Traffic congestion is a sad fact of life
Published 3:04 pm, Friday, May 30, 2014
The most serious challenges facing Connecticut are the economy, the related human tragedies of poverty, hunger and homelessness, and the enormously important quest to improve the quality of education across the state.
High on the list, too, is an issue that affects thousands and thousands of state residents every day -- oppressive traffic congestion.
I received a double dose of reminders recently about just how bad traffic tieups are in much of the state.
I was in Westport for lunch and, on my return trip to New Milford, I found myself in bumper-to-bumper traffic almost the entire way from the Mansion Clam House (not far from the Westport train station) to the Spectrum/News-Times office along the Village Green.
From there,I headed to Wallingford for the Connecticut Society of Professional Journalists' annual awards dinner, and my path took me across Interstate 84 through Waterbury, which, as most everyone around here knows, is Traffic Tieup City.
My passengers and I had not even reached the Waterbury city line when traffic came to a near stop, and we crawled -- bumper-to-bumper, three lanes across -- for an interminable length of time before we got past the city and started moving again at a decent rate of speed.
I spend a fair amount of time in New Milford, and it troubles me to see the downtown congestion that occurs at the high-traffic times of day and week, and the long lines of vehicles trying to get across Veterans Memorial Bridge from Route 7 and through the new intersection of routes 67 and 202 from Grove Street.
That Wednesday afternoon, traffic was backed up on Route 7 from the Veterans Memorial Bridge well beyond The Cookhouse restaurant -- a distance of several football fields -- just as it is nearly every day.
The fairly new Brookfield bypass and the relatively new four-lane roadway from the Brookfield town line to the bridge do a great job of speeding up the trip from points south, but at high-volume intervals, it is simply a matter of hurry up and wait.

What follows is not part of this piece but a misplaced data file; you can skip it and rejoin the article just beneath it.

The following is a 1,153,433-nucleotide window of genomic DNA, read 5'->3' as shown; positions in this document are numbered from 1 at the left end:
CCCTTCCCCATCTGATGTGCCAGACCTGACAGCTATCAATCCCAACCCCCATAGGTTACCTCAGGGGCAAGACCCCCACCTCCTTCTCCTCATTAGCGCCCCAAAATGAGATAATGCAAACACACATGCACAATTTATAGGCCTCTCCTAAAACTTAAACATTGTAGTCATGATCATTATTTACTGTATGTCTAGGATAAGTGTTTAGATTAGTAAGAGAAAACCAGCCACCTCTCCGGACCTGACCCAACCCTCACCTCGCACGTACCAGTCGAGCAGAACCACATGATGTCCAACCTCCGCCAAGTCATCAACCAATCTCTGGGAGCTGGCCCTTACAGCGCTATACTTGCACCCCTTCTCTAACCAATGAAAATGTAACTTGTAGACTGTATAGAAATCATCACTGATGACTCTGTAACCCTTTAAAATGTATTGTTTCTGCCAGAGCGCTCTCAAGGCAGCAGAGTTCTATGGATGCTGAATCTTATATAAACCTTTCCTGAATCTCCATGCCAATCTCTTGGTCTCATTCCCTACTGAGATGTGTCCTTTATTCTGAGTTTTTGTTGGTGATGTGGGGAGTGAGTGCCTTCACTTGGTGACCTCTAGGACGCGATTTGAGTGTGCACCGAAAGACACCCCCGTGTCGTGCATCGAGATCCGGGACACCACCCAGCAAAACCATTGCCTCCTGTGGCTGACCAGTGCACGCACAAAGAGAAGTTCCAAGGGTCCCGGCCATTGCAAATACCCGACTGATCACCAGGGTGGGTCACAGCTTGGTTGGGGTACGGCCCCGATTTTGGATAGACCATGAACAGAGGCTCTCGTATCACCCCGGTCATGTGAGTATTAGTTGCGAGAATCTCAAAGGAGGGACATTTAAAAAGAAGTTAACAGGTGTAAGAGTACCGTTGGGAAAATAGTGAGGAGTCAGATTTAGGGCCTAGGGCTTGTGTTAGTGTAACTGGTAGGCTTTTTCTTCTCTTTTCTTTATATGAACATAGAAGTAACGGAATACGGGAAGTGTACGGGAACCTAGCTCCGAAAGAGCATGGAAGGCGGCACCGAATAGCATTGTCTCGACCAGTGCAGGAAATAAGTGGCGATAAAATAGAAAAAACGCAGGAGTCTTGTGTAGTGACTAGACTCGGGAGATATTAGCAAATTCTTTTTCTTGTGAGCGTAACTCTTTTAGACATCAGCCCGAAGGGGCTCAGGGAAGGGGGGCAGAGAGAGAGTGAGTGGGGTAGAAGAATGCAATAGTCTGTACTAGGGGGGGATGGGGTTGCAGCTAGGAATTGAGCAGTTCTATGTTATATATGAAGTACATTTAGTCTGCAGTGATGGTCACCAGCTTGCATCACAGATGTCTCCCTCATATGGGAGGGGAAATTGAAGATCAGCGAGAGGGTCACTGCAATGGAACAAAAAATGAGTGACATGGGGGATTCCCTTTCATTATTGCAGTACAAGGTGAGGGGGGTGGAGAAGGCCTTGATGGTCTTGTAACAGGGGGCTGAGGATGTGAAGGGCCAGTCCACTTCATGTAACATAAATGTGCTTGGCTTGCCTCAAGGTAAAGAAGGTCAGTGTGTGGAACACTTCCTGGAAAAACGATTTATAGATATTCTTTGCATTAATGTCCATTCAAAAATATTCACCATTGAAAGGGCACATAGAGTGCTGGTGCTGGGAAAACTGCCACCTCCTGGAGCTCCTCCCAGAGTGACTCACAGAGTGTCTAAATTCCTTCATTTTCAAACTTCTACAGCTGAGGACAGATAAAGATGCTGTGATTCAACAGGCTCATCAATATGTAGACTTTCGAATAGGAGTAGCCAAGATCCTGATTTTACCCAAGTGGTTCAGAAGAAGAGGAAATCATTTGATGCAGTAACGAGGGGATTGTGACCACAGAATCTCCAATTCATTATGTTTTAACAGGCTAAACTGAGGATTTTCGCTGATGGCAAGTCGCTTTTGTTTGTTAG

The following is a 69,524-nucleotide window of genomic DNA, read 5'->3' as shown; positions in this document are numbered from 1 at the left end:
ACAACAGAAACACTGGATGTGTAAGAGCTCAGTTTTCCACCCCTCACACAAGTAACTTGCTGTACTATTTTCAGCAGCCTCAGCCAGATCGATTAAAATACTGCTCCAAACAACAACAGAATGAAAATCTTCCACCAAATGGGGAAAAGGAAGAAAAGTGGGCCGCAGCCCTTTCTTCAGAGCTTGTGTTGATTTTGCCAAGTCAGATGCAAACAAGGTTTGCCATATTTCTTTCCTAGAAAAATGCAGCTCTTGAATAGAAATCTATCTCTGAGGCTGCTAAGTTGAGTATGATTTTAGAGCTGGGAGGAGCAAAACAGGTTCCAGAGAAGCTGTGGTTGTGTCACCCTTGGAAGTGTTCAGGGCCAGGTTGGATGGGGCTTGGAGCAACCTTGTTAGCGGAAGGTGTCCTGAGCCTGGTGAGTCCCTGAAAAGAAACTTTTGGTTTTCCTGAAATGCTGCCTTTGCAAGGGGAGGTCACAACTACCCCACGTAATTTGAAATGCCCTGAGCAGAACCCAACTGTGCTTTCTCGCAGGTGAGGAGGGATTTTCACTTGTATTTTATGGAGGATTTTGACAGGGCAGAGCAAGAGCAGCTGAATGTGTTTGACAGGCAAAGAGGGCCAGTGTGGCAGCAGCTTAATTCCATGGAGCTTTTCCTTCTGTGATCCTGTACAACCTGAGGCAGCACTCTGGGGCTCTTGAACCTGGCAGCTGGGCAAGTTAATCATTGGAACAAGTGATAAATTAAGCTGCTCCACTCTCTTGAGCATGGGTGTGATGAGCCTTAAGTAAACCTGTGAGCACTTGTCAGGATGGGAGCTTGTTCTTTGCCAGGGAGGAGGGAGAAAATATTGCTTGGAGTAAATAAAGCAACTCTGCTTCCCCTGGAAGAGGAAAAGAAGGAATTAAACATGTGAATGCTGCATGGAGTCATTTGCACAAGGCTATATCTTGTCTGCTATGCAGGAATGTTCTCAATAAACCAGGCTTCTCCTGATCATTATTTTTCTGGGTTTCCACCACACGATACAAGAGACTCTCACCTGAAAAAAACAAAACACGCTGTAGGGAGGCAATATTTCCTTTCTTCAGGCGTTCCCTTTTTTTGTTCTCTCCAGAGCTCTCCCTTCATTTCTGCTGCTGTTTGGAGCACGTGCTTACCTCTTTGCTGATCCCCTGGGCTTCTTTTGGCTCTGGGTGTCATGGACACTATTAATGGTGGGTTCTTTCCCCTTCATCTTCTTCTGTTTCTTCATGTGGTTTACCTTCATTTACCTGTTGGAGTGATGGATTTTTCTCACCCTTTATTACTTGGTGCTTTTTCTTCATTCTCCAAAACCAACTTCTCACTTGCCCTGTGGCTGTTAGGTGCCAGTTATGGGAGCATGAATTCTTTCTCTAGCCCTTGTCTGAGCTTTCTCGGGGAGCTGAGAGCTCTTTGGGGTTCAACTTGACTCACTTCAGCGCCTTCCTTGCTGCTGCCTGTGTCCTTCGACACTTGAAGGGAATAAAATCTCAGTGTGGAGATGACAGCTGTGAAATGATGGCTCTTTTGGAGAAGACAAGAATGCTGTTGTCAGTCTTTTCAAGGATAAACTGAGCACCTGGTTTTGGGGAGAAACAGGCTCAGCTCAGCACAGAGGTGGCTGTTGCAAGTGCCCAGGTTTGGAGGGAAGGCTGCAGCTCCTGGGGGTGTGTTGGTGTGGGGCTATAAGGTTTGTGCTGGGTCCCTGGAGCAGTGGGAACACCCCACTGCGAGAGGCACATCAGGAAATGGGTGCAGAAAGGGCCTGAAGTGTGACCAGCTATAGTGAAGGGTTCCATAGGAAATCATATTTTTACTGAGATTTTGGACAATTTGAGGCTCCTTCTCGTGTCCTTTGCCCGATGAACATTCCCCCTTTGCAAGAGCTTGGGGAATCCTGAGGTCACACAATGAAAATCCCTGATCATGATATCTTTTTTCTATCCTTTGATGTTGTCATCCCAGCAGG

The next afternoon, there was a line of vehicles stacked up from the new Route 67/202 intersection all the way down Grove Street to South Street, again the length of a few football fields.
Every time I see the bottleneck on Grove Street I shake my head and wonder why there was no right-turn lane designed for the intersection to help alleviate the backup there.
Design questions aside, the central problem is there is just too much traffic trying to get from the west side of the Housatonic River to the east side (and vice versa).
Bridge Street, Grove Street and East Street become bottlenecks because they just can't handle the volume of traffic.
The sad reality is that it didn't have to be this way.
More than three decades ago, town officials and residents talked about creating an east-west connector that would have served as a bypass around the downtown area for those heading to the northern part of New Milford, to nearby towns to the north, or to destinations beyond.
That was a good idea, and it would have been relatively easy to accomplish at the time, since there were a lot fewer homes and other obstacles in the way of a workable path for the proposed connector.
But the political will wasn't there, and New Milford missed an opportunity to solve a problem that continues to get worse every year.
Now it would be much more difficult-- from logistical, financial and political standpoints -- to build an east-west connector that would reduce traffic congestion in and around the town's gem of a village center.
To its credit, the town keeps searching for solutions to its traffic tieup woes, and every little bit will help.
Likewise, we can always hope for at least some minor relief if and when passenger rail service is restored to New Milford (and points north).
The truth is, for the people who live in and around New Milford, just like those who live in Westport, Waterbury, Danbury and countless other towns and cities in Connecticut, traffic congestion is simply an unfortunate fact of life.
Art Cummings is editor emeritus of The News-Times. He can be contacted at 203-731-3351 or at email@example.com.